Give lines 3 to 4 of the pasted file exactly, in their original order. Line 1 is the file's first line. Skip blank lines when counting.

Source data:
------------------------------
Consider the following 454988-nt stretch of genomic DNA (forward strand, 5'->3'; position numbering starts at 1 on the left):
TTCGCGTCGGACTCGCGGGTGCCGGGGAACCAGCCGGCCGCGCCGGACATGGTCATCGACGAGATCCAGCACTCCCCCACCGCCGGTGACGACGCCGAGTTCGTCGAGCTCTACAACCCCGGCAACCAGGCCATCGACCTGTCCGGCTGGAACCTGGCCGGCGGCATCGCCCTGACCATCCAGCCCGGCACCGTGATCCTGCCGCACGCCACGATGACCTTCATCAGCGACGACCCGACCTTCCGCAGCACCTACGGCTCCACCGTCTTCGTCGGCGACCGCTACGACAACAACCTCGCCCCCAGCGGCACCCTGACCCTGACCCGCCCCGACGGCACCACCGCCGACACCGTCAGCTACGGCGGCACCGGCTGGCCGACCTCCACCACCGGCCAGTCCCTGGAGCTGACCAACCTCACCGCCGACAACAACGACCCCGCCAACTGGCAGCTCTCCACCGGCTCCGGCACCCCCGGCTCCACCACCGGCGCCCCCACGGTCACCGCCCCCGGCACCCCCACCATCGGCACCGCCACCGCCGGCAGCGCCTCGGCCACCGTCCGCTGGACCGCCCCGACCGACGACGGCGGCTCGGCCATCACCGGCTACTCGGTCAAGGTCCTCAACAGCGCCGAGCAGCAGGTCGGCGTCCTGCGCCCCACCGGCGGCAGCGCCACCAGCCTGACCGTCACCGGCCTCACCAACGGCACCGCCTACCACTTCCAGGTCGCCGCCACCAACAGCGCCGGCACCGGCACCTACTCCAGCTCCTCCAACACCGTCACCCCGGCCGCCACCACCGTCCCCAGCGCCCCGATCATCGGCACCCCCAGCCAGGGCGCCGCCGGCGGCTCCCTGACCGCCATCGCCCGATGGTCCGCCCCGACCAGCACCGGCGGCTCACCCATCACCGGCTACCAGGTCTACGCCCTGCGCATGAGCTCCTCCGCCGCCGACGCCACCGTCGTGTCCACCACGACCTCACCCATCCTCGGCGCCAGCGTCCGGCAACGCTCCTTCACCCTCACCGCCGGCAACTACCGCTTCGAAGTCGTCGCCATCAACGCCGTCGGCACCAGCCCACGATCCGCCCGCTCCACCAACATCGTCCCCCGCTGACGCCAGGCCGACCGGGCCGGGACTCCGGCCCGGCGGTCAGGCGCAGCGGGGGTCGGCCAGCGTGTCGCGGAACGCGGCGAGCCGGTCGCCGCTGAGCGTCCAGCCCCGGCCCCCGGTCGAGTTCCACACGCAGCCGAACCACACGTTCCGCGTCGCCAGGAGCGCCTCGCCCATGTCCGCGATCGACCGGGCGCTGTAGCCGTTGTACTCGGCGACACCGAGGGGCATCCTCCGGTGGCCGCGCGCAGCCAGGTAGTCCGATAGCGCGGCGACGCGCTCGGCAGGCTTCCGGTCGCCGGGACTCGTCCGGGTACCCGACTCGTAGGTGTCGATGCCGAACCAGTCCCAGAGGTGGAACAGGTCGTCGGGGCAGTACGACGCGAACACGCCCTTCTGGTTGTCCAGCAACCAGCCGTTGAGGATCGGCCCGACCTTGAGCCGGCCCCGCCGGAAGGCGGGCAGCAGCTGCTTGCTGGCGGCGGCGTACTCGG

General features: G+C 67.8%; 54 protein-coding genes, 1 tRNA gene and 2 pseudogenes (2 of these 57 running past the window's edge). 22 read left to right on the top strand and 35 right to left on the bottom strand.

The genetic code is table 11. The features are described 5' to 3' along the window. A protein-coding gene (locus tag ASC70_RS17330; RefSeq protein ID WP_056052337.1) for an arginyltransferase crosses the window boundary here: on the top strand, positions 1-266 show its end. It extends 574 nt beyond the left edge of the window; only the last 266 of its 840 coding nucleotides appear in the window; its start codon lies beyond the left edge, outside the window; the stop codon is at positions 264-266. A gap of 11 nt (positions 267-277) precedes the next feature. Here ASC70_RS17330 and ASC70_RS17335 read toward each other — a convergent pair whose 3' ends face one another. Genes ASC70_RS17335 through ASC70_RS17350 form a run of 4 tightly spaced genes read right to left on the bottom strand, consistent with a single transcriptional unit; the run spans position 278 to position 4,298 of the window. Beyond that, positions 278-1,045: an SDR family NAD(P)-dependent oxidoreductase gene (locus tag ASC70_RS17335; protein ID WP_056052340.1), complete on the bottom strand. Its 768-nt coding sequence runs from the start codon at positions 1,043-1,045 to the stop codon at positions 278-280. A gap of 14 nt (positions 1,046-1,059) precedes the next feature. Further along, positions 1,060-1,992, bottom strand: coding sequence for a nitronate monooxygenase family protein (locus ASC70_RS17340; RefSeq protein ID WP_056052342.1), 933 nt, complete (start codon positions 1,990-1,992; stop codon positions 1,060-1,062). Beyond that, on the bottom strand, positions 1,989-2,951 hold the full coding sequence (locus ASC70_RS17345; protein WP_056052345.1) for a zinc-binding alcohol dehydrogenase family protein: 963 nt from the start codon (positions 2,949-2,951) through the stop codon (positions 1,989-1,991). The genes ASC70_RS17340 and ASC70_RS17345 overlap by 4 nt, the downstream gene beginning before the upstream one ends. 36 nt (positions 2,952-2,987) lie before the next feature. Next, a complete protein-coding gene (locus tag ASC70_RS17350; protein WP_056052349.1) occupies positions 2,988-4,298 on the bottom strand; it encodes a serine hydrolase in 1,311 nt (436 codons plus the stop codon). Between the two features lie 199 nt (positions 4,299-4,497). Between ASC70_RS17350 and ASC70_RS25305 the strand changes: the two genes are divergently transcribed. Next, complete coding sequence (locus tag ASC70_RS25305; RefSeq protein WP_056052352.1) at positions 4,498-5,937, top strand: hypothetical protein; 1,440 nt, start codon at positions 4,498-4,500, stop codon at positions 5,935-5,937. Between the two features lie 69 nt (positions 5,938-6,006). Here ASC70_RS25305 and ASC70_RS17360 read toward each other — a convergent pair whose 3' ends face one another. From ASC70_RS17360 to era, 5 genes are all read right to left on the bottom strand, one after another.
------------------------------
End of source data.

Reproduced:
General features: G+C 67.8%; 54 protein-coding genes, 1 tRNA gene and 2 pseudogenes (2 of these 57 running past the window's edge). 22 read left to right on the top strand and 35 right to left on the bottom strand.

The genetic code is table 11. The features are described 5' to 3' along the window. A protein-coding gene (locus tag ASC70_RS17330; RefSeq protein ID WP_056052337.1) for an arginyltransferase crosses the window boundary here: on the top strand, positions 1-266 show its end. It extends 574 nt beyond the left edge of the window; only the last 266 of its 840 coding nucleotides appear in the window; its start codon lies beyond the left edge, outside the window; the stop codon is at positions 264-266. A gap of 11 nt (positions 267-277) precedes the next feature. Here ASC70_RS17330 and ASC70_RS17335 read toward each other — a convergent pair whose 3' ends face one another. Genes ASC70_RS17335 through ASC70_RS17350 form a run of 4 tightly spaced genes read right to left on the bottom strand, consistent with a single transcriptional unit; the run spans position 278 to position 4,298 of the window. Beyond that, positions 278-1,045: an SDR family NAD(P)-dependent oxidoreductase gene (locus tag ASC70_RS17335; protein ID WP_056052340.1), complete on the bottom strand. Its 768-nt coding sequence runs from the start codon at positions 1,043-1,045 to the stop codon at positions 278-280. A gap of 14 nt (positions 1,046-1,059) precedes the next feature. Further along, positions 1,060-1,992, bottom strand: coding sequence for a nitronate monooxygenase family protein (locus ASC70_RS17340; RefSeq protein ID WP_056052342.1), 933 nt, complete (start codon positions 1,990-1,992; stop codon positions 1,060-1,062). Beyond that, on the bottom strand, positions 1,989-2,951 hold the full coding sequence (locus ASC70_RS17345; protein WP_056052345.1) for a zinc-binding alcohol dehydrogenase family protein: 963 nt from the start codon (positions 2,949-2,951) through the stop codon (positions 1,989-1,991). The genes ASC70_RS17340 and ASC70_RS17345 overlap by 4 nt, the downstream gene beginning before the upstream one ends. 36 nt (positions 2,952-2,987) lie before the next feature. Next, a complete protein-coding gene (locus tag ASC70_RS17350; protein WP_056052349.1) occupies positions 2,988-4,298 on the bottom strand; it encodes a serine hydrolase in 1,311 nt (436 codons plus the stop codon). Between the two features lie 199 nt (positions 4,299-4,497). Between ASC70_RS17350 and ASC70_RS25305 the strand changes: the two genes are divergently transcribed. Next, complete coding sequence (locus tag ASC70_RS25305; RefSeq protein WP_056052352.1) at positions 4,498-5,937, top strand: hypothetical protein; 1,440 nt, start codon at positions 4,498-4,500, stop codon at positions 5,935-5,937. Between the two features lie 69 nt (positions 5,938-6,006). Here ASC70_RS25305 and ASC70_RS17360 read toward each other — a convergent pair whose 3' ends face one another. From ASC70_RS17360 to era, 5 genes are all read right to left on the bottom strand, one after another.